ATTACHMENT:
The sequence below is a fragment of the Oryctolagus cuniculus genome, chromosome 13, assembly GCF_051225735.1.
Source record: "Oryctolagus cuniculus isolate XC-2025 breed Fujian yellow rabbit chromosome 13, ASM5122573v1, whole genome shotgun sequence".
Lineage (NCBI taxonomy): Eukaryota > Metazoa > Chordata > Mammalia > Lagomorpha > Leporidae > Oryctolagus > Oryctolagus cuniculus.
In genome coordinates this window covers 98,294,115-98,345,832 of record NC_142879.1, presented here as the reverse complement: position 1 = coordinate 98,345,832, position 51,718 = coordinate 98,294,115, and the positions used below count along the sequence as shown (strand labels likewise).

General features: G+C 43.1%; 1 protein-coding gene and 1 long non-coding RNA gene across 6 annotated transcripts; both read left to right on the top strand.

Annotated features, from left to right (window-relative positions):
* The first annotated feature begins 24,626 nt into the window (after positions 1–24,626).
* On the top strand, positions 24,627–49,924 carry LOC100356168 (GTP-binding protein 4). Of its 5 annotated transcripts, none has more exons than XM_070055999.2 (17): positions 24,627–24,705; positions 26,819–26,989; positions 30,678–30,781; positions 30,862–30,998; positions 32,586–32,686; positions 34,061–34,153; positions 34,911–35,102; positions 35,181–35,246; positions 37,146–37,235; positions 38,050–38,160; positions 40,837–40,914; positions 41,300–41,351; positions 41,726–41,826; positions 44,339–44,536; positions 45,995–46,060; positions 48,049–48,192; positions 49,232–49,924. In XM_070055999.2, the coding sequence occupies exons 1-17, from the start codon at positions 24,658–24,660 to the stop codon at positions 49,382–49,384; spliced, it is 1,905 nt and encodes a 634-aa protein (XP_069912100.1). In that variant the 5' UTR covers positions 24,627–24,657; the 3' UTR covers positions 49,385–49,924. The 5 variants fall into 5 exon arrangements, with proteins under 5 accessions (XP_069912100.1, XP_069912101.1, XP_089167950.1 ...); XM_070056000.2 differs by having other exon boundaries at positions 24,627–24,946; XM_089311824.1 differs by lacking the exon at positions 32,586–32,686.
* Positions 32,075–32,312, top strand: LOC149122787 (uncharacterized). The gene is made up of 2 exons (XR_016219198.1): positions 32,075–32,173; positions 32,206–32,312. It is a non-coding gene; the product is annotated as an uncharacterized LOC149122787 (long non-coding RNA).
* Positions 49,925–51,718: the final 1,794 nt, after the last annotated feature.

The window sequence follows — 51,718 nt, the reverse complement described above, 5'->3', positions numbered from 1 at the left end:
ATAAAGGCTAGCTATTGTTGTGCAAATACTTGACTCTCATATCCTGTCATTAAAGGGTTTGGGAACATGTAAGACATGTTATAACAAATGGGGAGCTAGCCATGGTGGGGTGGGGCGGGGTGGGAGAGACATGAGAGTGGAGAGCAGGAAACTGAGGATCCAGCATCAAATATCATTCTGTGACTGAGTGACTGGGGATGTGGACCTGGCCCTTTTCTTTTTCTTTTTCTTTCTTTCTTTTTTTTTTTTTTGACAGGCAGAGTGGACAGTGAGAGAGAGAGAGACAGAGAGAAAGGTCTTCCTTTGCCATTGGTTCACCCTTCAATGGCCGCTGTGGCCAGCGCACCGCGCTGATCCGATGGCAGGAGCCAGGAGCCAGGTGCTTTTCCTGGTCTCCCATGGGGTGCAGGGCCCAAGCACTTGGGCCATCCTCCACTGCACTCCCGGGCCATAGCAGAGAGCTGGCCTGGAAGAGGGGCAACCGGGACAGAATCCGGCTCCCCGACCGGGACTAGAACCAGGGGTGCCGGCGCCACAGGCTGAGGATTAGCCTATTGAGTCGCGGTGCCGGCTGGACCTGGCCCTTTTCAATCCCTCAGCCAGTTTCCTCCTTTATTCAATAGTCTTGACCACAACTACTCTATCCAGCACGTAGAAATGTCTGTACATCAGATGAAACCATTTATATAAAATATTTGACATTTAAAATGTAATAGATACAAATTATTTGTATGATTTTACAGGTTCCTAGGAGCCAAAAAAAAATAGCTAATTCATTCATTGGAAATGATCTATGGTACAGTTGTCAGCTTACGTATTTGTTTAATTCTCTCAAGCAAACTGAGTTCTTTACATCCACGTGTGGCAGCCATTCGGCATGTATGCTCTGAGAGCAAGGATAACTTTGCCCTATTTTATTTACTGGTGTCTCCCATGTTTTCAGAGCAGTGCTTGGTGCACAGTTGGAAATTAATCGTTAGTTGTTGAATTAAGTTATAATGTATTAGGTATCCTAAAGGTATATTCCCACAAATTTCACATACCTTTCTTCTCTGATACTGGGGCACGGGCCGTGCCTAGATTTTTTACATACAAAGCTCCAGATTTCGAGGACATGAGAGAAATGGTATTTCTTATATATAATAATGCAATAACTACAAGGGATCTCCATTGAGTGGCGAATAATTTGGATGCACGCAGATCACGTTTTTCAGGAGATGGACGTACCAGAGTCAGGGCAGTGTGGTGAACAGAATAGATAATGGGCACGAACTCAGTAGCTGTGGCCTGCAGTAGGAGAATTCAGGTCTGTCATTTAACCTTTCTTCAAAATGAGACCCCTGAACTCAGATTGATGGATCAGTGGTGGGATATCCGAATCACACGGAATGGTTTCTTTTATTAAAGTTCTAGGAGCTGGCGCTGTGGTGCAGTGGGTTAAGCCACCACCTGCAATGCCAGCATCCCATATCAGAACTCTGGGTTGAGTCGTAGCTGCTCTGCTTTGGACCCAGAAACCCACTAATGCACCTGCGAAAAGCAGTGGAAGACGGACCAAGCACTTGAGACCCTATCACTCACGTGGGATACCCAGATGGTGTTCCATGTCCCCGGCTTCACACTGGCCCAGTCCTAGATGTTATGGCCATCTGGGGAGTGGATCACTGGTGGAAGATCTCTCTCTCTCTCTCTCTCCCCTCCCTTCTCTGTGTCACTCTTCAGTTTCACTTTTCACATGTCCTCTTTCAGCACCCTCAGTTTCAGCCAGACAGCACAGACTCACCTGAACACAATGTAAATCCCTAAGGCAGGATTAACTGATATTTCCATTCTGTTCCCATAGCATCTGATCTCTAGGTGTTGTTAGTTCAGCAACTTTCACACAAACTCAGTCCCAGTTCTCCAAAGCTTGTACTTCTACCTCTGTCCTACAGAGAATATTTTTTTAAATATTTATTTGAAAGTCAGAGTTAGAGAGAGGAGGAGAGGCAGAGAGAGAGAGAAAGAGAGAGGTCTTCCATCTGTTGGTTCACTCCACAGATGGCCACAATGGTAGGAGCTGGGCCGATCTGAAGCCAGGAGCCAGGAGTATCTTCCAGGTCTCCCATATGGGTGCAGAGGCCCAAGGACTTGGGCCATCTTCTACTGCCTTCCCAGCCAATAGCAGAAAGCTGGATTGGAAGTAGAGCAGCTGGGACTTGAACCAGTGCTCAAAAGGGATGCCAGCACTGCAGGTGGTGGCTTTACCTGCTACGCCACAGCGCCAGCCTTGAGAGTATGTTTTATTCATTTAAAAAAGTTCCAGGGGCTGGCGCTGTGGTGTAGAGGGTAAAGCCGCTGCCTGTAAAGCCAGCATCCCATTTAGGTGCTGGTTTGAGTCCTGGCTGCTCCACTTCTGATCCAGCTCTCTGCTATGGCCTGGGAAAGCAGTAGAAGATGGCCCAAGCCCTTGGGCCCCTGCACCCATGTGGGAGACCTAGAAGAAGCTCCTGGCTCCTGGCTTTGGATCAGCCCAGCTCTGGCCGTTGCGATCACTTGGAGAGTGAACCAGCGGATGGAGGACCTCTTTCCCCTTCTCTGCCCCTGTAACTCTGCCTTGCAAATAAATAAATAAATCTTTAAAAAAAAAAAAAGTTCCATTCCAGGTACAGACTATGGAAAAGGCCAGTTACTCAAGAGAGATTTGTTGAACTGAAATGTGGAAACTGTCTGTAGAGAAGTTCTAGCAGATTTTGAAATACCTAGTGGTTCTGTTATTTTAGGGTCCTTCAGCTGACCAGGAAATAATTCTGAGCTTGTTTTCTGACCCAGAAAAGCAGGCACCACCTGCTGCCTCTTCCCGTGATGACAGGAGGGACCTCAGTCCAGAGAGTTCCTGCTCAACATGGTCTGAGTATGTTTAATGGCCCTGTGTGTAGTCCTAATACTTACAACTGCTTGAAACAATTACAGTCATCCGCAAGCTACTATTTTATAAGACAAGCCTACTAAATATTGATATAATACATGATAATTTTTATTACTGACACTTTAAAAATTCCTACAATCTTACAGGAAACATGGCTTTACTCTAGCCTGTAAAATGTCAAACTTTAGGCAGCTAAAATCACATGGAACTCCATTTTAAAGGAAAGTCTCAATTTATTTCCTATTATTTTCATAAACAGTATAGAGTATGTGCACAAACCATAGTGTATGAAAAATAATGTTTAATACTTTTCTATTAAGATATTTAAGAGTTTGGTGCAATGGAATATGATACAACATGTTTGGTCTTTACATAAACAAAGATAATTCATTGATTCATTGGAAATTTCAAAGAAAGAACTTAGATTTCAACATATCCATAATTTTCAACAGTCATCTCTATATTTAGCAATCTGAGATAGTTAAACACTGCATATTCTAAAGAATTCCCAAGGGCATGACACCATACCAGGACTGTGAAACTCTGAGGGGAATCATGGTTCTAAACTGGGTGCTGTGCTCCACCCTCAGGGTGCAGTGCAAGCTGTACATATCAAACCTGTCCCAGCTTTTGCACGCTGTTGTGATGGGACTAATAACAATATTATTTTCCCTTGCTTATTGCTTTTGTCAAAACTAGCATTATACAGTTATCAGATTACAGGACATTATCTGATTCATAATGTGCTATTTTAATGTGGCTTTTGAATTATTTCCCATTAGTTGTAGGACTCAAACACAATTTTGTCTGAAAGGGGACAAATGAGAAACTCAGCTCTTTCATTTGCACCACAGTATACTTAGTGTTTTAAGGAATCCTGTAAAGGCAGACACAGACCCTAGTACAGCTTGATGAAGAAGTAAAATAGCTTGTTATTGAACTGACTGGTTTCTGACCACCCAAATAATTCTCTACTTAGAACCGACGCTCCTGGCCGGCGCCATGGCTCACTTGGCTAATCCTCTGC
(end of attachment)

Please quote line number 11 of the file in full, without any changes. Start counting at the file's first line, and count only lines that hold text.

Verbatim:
The window sequence follows — 51,718 nt, the reverse complement described above, 5'->3', positions numbered from 1 at the left end: